The main product in question concerns tart cherries.
"There's a lot of exuberance about cherries. Maybe that exuberance spread into statements that should not have been made," said Jane DePriest, marketing director for the Cherry Marketing Institute, a trade group that represents cherry farmers and marketers. "But no one, including the Cherry Marketing Institute and the companies involved, intended to mislead people." [Washington Post, Oct 28 2005]
The claims ranged from 'preventing cancer' to 'knocking out gout and heart disease.' I can't blame these guys. It was an excellent market strategy while it lasted. If you visit the some of the concerned websites, some of them have already edited and modified their health claims. From direct cures, the tone is now more objective, like a line that says: "Studies continue to develop showing the many health benefits that daily consumption of fruits can provide."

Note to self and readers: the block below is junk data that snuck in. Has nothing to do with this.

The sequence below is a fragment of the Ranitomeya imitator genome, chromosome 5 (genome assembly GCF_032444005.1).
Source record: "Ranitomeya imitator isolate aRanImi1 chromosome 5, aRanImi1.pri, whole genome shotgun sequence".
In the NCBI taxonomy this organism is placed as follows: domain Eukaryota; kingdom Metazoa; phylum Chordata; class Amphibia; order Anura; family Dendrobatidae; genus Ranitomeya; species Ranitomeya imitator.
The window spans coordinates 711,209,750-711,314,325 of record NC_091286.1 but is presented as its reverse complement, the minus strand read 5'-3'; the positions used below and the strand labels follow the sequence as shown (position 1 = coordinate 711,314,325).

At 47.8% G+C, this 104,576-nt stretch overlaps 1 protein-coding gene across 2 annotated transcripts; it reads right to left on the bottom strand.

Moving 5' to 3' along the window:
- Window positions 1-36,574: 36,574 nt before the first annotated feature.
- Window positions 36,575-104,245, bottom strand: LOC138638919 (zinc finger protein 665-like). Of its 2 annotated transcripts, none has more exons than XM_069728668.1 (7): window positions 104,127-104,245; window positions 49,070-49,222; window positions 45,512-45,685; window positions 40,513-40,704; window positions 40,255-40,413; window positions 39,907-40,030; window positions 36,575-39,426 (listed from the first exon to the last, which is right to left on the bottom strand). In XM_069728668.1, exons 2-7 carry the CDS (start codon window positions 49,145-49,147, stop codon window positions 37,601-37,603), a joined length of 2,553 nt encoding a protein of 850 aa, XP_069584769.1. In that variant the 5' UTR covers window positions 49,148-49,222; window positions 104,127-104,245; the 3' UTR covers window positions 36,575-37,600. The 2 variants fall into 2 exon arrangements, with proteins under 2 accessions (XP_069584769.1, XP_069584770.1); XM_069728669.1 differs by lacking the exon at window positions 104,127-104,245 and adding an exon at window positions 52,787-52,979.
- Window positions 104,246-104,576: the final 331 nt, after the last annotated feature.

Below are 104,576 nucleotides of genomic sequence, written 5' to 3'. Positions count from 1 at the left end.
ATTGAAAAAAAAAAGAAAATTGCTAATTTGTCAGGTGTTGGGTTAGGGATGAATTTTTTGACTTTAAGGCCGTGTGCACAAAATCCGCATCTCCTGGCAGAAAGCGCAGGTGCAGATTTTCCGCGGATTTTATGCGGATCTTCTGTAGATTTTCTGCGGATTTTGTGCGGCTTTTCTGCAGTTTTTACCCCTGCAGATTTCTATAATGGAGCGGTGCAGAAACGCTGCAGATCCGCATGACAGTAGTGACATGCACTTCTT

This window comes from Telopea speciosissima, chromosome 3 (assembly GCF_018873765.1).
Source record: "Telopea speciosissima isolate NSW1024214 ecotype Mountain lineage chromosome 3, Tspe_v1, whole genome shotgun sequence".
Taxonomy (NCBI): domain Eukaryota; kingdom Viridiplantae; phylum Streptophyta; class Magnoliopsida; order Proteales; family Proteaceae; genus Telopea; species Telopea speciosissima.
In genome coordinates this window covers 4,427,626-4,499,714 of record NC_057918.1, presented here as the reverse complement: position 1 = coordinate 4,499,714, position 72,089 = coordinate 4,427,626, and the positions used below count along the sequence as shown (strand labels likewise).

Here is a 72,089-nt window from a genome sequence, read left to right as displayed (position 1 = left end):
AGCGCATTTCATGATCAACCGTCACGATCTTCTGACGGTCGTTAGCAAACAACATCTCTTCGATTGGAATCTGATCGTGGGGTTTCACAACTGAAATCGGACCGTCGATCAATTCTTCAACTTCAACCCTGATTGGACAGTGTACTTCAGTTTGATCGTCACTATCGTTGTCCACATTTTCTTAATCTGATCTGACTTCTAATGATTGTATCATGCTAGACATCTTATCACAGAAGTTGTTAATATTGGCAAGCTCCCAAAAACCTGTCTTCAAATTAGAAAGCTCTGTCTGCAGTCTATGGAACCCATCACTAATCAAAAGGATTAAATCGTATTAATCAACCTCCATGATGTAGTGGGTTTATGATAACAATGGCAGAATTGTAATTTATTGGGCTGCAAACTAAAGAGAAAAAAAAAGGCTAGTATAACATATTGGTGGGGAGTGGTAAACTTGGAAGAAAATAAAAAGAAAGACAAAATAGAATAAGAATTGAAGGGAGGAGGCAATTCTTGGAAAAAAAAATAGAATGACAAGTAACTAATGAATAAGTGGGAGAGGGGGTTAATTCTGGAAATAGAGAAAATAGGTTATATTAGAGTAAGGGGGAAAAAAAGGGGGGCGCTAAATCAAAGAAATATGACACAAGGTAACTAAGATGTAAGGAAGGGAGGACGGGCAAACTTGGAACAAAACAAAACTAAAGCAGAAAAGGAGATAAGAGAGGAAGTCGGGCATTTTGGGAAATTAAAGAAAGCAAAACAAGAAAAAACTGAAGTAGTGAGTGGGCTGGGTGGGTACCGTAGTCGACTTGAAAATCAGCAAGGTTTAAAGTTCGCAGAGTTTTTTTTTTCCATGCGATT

Fruits and veggies are still food items. They are not medicines or drugs which should undergo strict tests by the FDA before they go out into the market. Sure, they may reduce the risk of cancer or heart disease. But there is no solid guarantee. It may work, or it may NOT work.
It is good to hope, but in cases like this, I think hoping should be done within the bounds of reason and reality.